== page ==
words and art by w a l t e r w s m i t h

Body Sequence of ‘Go Out and See’ 02 / Caving into the absolute darkness

This slideshow requires JavaScript.

An unearthed prehistoric stonewall some six feet high, built of rocks of
various sizes, is evidence that the cave was likely inhabited by aboriginal
people. It is unknown when the first settler entered Morril’s Cave, although it
has been written that settlers surely would have encountered the cave by the
beginning of the 1800’s. Nothing is known of the cave until it became the
property of Elias S. Worley. Locally, the cavern is often still referred to as
Worley Cave. A large amount of saltpeter was mined from the cave early in the
Civil War. A mill was operated in the early 1900’s where the stream exits at
the lower entrance of the cave. It was said that the stream’s volume was
“sufficient, even in severest drought, to turn the undershot wheel of a
large mill.”

Our journey begins on a very hot day, where the temperature outside the
cave is in the mid 90’s, however, inside the cave the temperature will stay all
year round at about 57 degrees. One of the first things we discover as we
proceed further into the cave are the beautiful rock formations and the
cloudburst that greets us as the contrasting air molecules meet and merge. There
are moments of intrepidity and excitement as we approach the day’s first big
challenge i.e. the 30 foot crawl between two rock formations. Not everyone was
willing to do it, however I jumped at the opportunity—or should I say crawled.
I love a physical challenge and the cave provided many opportunties. During the
course of our 3.5 hour journey we crawled, tunneled, climbed, waded through
water, descended and ascended nearly 180 feet while hiking 1.5 miles. We also
sat in absolute darkness. Sitting in absolute darkness with only the slight
sound of water drops was fascinating. It was quite the meditative moment. Our guide
informed us, that if you remained in this kind of darkness for 72 hours you
would become completely disoriented. After being in this kind of sensory
deprived environment for such a long time one would soon begin to hallucinate.
However, I must say that if you are a practitioner of meditation this is the
perfect setting for deep contemplation.

It was an enjoyable day for all of us on the tour. And if you are
physically able and daring, I highly recommend you try this. What do you think?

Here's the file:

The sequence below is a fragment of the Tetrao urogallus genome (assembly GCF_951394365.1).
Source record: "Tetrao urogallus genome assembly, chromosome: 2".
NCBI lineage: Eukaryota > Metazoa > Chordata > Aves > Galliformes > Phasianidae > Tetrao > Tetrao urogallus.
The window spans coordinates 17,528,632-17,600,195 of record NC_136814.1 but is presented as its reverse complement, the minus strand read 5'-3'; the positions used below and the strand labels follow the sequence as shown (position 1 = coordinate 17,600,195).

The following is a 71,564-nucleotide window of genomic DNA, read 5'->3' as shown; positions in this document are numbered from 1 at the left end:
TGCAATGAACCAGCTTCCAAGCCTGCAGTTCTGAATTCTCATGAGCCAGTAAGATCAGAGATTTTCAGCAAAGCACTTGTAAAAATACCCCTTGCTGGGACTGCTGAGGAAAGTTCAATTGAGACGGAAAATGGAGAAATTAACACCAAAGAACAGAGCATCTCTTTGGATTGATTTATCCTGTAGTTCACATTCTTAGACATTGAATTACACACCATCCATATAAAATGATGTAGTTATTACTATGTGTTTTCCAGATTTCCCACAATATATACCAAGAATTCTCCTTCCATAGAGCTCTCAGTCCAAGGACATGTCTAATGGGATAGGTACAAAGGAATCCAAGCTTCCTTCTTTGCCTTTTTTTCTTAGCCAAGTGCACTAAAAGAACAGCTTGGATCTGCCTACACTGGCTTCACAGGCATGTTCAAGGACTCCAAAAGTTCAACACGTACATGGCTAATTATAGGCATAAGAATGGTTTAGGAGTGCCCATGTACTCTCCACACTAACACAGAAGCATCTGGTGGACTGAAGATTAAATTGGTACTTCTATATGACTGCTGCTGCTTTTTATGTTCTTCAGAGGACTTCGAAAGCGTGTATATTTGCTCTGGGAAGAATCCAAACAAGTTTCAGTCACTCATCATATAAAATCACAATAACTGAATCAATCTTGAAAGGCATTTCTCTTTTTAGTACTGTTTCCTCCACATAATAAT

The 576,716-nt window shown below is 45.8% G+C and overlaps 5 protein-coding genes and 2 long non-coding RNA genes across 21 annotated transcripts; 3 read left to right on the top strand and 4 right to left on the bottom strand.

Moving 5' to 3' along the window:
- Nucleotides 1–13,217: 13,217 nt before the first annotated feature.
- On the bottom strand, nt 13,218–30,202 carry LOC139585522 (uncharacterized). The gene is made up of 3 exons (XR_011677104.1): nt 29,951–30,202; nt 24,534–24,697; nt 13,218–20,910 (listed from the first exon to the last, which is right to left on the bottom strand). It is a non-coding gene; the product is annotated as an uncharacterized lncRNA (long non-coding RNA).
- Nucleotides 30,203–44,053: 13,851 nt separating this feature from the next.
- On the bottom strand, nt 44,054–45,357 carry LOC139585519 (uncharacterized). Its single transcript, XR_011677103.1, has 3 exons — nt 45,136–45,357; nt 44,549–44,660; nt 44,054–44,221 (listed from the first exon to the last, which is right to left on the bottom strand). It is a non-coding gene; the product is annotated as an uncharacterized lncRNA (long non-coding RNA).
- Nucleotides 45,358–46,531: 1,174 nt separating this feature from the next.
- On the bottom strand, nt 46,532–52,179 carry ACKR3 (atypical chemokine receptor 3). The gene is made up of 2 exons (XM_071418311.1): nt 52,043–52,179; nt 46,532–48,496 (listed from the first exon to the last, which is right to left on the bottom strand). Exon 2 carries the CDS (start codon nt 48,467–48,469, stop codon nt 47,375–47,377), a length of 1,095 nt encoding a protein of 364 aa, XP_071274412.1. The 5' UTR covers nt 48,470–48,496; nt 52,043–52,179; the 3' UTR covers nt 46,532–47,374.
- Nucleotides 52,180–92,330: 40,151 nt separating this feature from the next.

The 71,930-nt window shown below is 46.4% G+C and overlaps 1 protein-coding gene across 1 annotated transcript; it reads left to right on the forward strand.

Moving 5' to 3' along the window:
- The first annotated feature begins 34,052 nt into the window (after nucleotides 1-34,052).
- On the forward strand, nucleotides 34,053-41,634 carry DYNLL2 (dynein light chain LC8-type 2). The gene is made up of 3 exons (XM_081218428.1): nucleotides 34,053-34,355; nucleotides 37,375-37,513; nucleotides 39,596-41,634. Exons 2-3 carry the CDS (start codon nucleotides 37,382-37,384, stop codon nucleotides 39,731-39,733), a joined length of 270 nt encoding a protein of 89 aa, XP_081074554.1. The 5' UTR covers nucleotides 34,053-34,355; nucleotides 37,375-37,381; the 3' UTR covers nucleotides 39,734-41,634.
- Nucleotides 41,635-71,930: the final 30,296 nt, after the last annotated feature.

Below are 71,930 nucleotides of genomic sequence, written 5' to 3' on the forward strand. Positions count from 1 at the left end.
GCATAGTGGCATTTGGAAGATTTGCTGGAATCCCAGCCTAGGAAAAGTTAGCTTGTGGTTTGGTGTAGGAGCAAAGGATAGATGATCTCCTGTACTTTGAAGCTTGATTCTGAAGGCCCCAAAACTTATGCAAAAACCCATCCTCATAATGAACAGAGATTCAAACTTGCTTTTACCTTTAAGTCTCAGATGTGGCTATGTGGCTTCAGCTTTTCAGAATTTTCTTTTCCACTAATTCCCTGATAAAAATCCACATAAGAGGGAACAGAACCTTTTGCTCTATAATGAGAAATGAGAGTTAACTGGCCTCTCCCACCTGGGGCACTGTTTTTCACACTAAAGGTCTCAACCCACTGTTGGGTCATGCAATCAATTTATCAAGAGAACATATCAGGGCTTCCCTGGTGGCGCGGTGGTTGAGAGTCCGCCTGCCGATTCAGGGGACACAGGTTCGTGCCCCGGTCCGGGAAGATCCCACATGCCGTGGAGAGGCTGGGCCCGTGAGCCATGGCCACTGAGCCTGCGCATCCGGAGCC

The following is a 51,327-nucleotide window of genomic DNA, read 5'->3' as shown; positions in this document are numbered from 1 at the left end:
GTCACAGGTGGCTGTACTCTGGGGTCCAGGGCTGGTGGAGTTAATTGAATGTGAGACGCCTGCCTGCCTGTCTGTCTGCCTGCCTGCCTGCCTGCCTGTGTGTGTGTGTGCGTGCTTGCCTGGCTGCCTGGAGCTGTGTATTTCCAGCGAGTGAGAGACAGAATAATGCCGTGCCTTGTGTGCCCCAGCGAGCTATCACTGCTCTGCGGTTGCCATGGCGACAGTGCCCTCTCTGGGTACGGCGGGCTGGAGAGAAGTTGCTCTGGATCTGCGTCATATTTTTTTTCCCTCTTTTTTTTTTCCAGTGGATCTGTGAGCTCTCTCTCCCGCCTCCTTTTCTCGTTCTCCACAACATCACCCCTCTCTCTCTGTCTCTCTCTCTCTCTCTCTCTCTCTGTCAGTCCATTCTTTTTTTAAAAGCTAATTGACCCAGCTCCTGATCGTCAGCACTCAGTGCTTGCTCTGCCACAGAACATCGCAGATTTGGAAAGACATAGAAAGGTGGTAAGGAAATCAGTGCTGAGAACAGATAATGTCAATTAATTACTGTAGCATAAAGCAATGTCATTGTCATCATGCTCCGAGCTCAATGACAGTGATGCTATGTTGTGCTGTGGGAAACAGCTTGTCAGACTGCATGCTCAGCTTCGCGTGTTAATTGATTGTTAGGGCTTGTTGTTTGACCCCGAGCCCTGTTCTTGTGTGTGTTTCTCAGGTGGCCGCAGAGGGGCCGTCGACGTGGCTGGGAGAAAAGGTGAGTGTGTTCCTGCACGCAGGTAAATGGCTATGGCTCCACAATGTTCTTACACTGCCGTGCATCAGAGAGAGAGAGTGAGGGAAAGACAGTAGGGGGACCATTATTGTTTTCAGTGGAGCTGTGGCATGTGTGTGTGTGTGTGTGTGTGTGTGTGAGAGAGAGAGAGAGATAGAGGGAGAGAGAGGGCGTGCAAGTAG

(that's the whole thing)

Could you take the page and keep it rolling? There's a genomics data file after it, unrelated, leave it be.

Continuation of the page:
Does this sound like something you would do? Are there other challenges or
activities that you would like to conquer?

Our natural resources can provide the excitement and challenges that can
sustain the mind, body and Spirit. Go Out and See.

6 responses

  1. How fascinating… I love the selections of photos and the journey you took. Great effort! 🙂
    Again, I’m catching up on blog comments after another long 4 day yoga retreat in Boston… I got back Thursday night to over a thousand emails. Will begin a marathon commenting effort shortly! TY! 🙂

    July 17, 2011 at 11:39 pm

    • I can not imagine having so many email to catch up with. It is a testimony of how loved you are Elizabeth. You provide so much inspiration for us all. I too need to carve out some time to read my favorite bloggers as well. I certainly need to catch up with your recent posts. There is so much depth in them, they need deep relfection on my part.

      July 19, 2011 at 6:56 am

  2. These are great photos! How exciting! U R a brave soul…..I couldn’t do it…I’d be too distracted with worry and fright ….one of those walls will collapse on me…I know it won’t but still….scary! Thanks to you ….I can still enjoy the view and appreciate its splendor. 🙂
    Thanks for sharing! 🙂

    July 19, 2011 at 4:31 pm

    • You can do it Soapbird with no problem at all: Just remember that those walls have slowly been growing over millions of years. Yes they are moving. One room in the cavern was completely supported by this one mammoth rock which you could acturally brace your back underneath of it and push. Our guide joked about how everyone tries to move the rock and bring the room down.

      Thanks for stopping by:)

      July 19, 2011 at 4:52 pm

  3. Wow!! That looks like something I would love to do and it would be so easy for me since I’m so small, I would fit right through all those crevices. Very nice slide show of your experience. Thanks for sharing. Oh and, “HI !!” Walter.

    July 21, 2011 at 1:05 am

    • Bunnies are small, but are they afraid of the dark? 🙂 But I know you are one brave bunny!!

      July 23, 2011 at 1:41 am

Leave a Reply

Fill in your details below or click an icon to log in:

WordPress.com Logo

You are commenting using your WordPress.com account. Log Out /  Change )

Google photo

You are commenting using your Google account. Log Out /  Change )

Twitter picture

You are commenting using your Twitter account. Log Out /  Change )

Facebook photo

You are commenting using your Facebook account. Log Out /  Change )

Connecting to %s